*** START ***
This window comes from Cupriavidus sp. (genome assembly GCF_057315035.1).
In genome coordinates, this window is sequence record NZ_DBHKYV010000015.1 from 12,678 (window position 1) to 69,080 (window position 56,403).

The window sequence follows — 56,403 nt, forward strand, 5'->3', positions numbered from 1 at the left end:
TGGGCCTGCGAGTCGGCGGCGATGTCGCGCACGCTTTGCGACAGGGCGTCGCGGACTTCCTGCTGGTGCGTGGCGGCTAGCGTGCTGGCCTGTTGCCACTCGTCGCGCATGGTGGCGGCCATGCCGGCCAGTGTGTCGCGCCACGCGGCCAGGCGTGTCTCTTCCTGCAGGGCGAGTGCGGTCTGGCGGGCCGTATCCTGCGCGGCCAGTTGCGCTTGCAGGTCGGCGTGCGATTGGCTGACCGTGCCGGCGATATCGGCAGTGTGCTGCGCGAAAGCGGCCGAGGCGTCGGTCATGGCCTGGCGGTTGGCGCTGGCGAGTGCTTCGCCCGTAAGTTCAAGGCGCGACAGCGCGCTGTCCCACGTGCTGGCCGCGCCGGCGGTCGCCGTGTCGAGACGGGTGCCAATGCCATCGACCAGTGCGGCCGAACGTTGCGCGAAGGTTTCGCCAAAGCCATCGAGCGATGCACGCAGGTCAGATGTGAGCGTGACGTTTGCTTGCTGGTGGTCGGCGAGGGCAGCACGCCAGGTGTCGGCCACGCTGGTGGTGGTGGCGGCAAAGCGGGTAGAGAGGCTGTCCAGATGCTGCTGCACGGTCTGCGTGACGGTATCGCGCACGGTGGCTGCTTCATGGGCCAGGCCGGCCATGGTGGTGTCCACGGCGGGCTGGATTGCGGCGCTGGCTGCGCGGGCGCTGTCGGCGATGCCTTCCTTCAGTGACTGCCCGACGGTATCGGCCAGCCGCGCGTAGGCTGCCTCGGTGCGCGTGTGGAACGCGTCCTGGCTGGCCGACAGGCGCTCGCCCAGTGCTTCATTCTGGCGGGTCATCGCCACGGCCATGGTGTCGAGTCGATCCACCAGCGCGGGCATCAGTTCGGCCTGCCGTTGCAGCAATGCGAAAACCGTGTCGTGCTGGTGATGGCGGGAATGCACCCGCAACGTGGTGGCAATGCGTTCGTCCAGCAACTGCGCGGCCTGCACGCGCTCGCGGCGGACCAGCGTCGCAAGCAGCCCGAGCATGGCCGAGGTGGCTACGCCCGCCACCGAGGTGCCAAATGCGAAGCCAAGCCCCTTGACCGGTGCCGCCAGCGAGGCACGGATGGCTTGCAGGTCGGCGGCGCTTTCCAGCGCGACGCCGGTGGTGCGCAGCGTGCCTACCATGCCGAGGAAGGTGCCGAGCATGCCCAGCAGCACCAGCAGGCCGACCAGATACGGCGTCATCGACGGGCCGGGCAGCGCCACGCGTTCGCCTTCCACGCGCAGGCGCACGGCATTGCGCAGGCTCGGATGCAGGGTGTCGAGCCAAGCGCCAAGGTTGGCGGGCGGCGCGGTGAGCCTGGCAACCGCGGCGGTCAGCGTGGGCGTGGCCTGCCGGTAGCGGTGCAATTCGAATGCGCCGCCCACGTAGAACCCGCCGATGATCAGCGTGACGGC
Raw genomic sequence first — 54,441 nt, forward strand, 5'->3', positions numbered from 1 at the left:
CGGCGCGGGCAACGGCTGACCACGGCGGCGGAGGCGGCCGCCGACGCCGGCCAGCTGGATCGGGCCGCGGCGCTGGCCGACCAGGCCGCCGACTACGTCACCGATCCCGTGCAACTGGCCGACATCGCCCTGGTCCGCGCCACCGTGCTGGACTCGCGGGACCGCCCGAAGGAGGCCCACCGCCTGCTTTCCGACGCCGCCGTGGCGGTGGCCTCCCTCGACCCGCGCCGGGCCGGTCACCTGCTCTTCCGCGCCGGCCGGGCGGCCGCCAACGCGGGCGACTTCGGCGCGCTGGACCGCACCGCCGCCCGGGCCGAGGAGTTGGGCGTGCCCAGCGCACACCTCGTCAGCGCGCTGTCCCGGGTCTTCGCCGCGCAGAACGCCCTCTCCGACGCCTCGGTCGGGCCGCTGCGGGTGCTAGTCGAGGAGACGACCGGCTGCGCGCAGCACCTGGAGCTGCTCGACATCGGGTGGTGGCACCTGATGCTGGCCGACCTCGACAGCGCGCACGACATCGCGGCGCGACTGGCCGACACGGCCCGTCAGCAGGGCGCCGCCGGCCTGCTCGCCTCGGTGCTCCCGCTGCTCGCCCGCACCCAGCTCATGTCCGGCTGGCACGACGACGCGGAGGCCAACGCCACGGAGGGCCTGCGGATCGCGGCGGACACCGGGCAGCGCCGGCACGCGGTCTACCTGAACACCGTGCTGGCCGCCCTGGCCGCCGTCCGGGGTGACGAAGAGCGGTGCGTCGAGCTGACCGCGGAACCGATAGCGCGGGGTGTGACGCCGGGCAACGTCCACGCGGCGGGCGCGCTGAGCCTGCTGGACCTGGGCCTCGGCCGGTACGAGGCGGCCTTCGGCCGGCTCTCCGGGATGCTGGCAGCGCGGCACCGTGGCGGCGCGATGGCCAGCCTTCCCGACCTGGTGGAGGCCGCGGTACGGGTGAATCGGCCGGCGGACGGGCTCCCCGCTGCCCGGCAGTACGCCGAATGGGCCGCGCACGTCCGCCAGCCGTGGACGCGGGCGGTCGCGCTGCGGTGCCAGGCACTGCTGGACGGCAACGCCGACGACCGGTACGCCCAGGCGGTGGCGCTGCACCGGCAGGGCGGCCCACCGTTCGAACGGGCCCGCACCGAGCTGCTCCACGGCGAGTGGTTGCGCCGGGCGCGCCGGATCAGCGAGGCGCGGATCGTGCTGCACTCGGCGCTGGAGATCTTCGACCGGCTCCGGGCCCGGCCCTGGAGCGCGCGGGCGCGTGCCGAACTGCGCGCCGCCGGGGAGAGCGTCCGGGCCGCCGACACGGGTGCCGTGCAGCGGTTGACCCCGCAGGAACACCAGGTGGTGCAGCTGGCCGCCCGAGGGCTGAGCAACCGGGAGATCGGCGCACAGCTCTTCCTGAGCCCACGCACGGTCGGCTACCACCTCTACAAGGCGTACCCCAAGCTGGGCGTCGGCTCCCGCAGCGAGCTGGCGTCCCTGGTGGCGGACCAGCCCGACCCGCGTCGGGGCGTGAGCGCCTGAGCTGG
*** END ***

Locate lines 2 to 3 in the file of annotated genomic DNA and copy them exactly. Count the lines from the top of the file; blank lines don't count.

In genome coordinates, this window is sequence record NZ_DBHKYV010000015.1 from 12,678 (window position 1) to 69,080 (window position 56,403).

The window sequence follows — 56,403 nt, forward strand, 5'->3', positions numbered from 1 at the left end: